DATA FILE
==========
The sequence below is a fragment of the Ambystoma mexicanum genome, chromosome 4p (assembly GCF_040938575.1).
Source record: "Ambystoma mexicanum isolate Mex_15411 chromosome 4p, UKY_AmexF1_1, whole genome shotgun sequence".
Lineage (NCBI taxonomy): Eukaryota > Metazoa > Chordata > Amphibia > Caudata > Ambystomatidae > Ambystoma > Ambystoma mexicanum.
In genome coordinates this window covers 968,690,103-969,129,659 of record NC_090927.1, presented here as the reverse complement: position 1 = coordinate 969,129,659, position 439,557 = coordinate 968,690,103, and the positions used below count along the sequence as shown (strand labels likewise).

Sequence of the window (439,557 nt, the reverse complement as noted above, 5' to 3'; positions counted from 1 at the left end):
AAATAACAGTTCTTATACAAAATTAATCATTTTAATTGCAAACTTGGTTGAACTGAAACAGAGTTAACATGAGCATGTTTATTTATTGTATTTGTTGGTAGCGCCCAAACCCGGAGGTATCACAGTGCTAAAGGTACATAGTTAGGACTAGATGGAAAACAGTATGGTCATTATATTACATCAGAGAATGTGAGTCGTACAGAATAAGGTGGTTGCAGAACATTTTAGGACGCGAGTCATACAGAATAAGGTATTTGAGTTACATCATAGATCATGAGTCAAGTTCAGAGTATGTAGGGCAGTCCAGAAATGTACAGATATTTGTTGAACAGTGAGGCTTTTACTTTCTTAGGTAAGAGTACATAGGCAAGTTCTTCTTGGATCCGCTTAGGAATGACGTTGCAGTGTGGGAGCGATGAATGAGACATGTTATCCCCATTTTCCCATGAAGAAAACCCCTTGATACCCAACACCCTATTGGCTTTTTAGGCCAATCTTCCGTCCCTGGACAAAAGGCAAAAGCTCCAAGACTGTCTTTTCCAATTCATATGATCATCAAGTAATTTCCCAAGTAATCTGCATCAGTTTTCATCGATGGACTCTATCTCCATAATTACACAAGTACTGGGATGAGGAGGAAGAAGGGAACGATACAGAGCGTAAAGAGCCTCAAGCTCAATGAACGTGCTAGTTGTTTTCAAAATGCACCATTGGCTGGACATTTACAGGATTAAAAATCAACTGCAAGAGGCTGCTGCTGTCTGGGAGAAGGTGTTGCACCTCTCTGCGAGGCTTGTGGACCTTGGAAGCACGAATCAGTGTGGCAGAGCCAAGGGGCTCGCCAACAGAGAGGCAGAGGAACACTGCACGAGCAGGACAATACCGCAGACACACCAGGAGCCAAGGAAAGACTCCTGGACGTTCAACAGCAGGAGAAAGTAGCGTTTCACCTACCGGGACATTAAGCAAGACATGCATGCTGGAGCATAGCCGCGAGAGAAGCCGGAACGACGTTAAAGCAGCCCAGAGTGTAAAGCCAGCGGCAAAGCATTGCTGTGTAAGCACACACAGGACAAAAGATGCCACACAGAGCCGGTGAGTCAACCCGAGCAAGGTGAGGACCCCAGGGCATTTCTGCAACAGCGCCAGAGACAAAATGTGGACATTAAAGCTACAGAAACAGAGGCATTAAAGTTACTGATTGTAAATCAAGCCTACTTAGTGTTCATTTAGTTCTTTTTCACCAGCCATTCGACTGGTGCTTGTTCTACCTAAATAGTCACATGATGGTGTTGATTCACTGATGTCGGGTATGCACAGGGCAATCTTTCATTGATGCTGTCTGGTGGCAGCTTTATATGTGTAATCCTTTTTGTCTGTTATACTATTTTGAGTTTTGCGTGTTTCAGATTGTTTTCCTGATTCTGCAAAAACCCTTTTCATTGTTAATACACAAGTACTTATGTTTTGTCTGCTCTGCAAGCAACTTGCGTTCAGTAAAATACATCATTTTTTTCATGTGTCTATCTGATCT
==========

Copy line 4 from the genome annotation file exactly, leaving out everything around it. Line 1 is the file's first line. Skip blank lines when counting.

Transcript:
In genome coordinates this window covers 968,690,103-969,129,659 of record NC_090927.1, presented here as the reverse complement: position 1 = coordinate 969,129,659, position 439,557 = coordinate 968,690,103, and the positions used below count along the sequence as shown (strand labels likewise).